Temple St. Clair's Secret Garden Serpent necklace.
Courtesy of Temple St. Clair

A strong economy and lower gold prices mean this classic metal is making a big comeback.

By Megy Karydes
May 9, 2015

When Taylor Swift sang about a relationship that never goes out of style, she could have been referring to consumers’ love affair with gold.

The classic metal is currently having a moment, and few people know that better than designer Temple St. Clair Carr. One cannot find her haute couture jewelry collection in stores, although her signature rock crystal amulets and collectible cocktail rings can be found at select luxury retailers. She debuted her Mythical Creatures collection of nine statement pieces at the Louvre during Paris Fashion Week earlier this year. As demand for gold increases, designers like Carr—and her namesake company, Temple St. Clair—are introducing bigger and bolder collections to discerning customers who prize the true craftsmanship that comes from master makers.

Sally Morrison, managing director of jewelry for the World Gold Council, has noticed a trend toward stronger yellow gold looks among independent designers. It’s also present on fashion runways, red carpets, and at carriage-trade houses such as H. Stern and Cartier, all of which are driving consumer interest. The jewelry market still drives the biggest demand for gold, according to the World Gold Council’s 2014 Gold Demand Trends report, and last year’s U.S. jewelry sales were fueled by improved economic performance.

Increased interest in yellow gold and more sightings of those styles on the red carpet has led designers to respond with bigger, bolder collections, Morrison says. “I’m thinking particularly of things like Cartier re-visiting and re-issuing the nail bracelet, Juste Un Clou, that hadn’t been in circulation since the ’70s,” she says. “They brought it back in a larger scale, they made it in yellow, they made it in rose, and it was kind of a runaway hit.” Juste Un Clou was originally designed by Aldo Cipullo for Cartier in 1971. “It’s a very interesting piece,” Morrison adds. “It’s extremely iconic, it’s very specific and very edgy.”

Temple St. Clair's Great Horned Owl ring.

The yellow gold trend doesn’t necessarily translate to flashy pieces, she says. For the sophisticated consumer, it’s more about craftsmanship. “I think there is a real return—or a new visibility—of an interesting craftsmanship of the hands of the maker of the piece,” Morrison says.

She points to one-of-a-kind pieces made with hand tools. “The really high-end market for very special things is very robust still, and I think that discerning people who have the sort of resources to get whatever they want are more and more looking for a kind of quality and specialness,” she adds. “I think that good design and boldness definitely plays into that but it’s also into the actual crafting of the piece.”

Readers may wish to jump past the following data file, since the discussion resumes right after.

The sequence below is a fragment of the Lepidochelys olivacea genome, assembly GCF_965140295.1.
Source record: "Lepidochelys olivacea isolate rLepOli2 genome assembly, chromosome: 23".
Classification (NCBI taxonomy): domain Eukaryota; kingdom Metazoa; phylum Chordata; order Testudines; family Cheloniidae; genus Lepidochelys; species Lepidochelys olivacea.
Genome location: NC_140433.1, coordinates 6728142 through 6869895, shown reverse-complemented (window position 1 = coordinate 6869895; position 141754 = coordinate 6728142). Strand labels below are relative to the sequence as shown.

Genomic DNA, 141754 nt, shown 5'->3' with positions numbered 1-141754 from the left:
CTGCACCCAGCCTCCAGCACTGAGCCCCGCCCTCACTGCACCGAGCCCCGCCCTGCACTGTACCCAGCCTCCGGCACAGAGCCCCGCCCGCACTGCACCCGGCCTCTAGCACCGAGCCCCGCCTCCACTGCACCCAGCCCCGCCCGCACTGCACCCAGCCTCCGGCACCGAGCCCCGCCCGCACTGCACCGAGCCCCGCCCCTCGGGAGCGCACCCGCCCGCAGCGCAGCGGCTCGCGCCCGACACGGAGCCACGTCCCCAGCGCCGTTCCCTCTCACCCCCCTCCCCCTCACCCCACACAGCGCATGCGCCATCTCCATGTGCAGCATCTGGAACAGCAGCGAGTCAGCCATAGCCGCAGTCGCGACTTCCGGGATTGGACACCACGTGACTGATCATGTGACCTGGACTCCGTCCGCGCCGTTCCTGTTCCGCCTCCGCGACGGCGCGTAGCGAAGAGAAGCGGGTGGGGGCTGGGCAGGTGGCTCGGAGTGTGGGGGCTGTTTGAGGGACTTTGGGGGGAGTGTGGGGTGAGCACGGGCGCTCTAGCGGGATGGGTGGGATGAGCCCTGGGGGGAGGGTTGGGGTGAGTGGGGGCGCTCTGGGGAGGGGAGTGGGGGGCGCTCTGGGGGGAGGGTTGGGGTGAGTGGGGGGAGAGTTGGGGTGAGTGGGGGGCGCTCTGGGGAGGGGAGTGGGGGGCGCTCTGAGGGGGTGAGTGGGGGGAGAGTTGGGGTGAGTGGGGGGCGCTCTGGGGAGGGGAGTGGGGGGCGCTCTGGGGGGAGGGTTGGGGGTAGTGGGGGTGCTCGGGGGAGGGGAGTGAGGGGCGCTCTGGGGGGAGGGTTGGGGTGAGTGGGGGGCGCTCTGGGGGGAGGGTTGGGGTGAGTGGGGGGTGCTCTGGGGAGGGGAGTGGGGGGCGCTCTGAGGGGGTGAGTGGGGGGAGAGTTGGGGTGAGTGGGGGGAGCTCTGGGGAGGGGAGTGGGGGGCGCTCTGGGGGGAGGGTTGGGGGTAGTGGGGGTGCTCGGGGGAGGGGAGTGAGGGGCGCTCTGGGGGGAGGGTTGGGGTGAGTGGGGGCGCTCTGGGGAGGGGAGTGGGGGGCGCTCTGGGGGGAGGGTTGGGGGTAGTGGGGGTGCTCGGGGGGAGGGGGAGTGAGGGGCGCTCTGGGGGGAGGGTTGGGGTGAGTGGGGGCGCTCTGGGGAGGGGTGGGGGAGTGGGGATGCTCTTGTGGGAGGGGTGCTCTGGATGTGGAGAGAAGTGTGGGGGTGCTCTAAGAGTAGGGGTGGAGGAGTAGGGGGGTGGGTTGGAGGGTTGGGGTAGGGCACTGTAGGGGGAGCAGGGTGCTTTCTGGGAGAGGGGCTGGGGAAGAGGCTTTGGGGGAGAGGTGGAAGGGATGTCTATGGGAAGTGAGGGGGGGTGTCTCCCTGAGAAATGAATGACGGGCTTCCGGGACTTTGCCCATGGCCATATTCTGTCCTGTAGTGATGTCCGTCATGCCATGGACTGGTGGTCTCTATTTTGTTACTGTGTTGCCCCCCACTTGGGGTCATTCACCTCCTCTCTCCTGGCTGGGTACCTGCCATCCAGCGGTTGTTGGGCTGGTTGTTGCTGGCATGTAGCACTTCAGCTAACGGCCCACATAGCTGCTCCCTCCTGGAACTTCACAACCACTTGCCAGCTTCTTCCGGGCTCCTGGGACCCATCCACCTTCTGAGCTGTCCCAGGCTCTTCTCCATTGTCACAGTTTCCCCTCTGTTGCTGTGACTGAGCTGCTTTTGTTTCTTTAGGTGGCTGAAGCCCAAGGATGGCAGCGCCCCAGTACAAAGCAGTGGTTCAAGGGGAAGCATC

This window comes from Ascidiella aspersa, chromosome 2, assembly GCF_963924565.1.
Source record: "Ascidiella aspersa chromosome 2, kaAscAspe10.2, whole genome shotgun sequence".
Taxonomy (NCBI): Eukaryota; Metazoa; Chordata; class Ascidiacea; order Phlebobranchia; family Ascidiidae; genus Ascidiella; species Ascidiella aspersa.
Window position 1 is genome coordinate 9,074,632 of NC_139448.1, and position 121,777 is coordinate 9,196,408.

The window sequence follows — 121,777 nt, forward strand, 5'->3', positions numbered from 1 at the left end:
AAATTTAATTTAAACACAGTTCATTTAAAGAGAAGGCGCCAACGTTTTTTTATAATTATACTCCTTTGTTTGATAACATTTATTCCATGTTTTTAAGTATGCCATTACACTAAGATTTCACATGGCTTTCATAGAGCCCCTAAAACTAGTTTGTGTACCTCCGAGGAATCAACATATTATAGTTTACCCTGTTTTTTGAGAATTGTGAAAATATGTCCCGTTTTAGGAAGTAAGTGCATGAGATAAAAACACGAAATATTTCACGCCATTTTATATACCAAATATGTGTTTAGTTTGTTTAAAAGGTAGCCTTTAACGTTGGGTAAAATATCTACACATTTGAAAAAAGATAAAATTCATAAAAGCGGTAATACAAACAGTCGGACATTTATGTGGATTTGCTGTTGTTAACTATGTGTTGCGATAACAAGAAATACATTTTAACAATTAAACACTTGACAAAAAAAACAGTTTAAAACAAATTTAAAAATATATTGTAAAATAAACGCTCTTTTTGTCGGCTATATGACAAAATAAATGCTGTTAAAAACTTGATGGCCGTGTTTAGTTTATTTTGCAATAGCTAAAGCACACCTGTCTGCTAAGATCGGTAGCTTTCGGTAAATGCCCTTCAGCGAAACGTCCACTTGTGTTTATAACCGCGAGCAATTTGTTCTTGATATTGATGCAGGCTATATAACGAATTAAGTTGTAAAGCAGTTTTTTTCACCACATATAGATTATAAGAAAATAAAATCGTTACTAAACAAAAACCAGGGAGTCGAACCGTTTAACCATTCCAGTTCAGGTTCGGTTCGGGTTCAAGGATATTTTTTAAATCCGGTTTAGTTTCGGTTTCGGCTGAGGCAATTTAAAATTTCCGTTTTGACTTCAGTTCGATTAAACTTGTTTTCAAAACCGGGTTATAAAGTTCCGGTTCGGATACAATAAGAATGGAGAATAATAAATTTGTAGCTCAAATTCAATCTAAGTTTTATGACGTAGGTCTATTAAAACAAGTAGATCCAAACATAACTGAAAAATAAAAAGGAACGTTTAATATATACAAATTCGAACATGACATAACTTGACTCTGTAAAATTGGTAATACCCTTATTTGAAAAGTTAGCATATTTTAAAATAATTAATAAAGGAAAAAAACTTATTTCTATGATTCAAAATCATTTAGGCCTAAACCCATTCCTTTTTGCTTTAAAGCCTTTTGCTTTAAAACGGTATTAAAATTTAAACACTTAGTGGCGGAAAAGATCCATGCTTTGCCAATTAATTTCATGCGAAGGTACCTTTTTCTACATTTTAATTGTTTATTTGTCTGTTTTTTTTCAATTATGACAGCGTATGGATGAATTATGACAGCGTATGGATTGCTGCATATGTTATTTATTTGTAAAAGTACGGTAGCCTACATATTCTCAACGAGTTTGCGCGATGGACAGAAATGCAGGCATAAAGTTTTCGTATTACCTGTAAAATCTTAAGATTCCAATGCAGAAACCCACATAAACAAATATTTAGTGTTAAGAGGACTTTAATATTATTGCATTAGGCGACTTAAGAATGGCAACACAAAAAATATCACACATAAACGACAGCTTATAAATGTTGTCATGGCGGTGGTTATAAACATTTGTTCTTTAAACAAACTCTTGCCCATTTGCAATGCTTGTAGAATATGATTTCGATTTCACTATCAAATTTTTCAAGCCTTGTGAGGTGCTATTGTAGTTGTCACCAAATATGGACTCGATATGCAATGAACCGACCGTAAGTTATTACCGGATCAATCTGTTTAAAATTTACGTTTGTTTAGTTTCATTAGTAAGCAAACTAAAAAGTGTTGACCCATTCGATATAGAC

Pieces like the ones St. Clair produces using techniques perfected over hundreds of years in Florence, Italy.

“Gold has been well loved and in fashion for thousands of years,” Carr says. “In fact, it is really never out of fashion. Other metals and ideas come and go but gold is always there.”

St. Clair has found that its loyal fans are also big collectors. “My jewels are not merely accessories but objects to be enjoyed and treasured for generations,” Carr adds. “I cannot speak for general trends, but Temple St. Clair as a jewelry house is at a point where we have gained our clientele’s confidence, not to mention their curiosity.”

Carr describes her latest collection, Mythical Creatures, as a natural evolution of her experience working with unusual gemstones. “I have always used gold and gemstones as my materials through which I explore universal themes that interest me—from astronomical theory, to Buddhist thought to symbols of nature,” she explains. “With Mythical Creatures, I bring together both of these ways of working—rare, fine materials coupled with themes about which I am passionate—to an extreme.”

Carr settled on nine pieces for a simple reason: Because “odd numbers are always best,” she says. Seven of them have already sold, leaving the Phoenix Chick earrings and the Medusa Moon Jellyfish ring. “Each client was drawn to her specific piece for personal reasons,” she says. “We had a South American collector of unique serpent necklaces that just had to have the Secret Garden Serpent necklace and basically purchased it from a photograph she was shown. We have a lovely client who adores owls; she has collected my high jewelry pieces for years and when she saw the The Night Owl, she had to have him. The owner of The Frog Prince loves water creatures and the like.”

With a drop in gold prices, it is likely that more consumers will purchase pieces made from the metal. Designers and jewelers who once found gold inaccessible, or had to limit themselves to smaller pieces, can now respond with grander designs.

“It’s likely going to continue,” says Morrison, of the World Gold Council. “There has definitely been more of those gold statement pieces in very high-wattage cultural events recently. I would expect it to continue.” Big and bold or small and subtle, gold jewelry clearly comes back every time.

SPONSORED FINANCIAL CONTENT

You May Like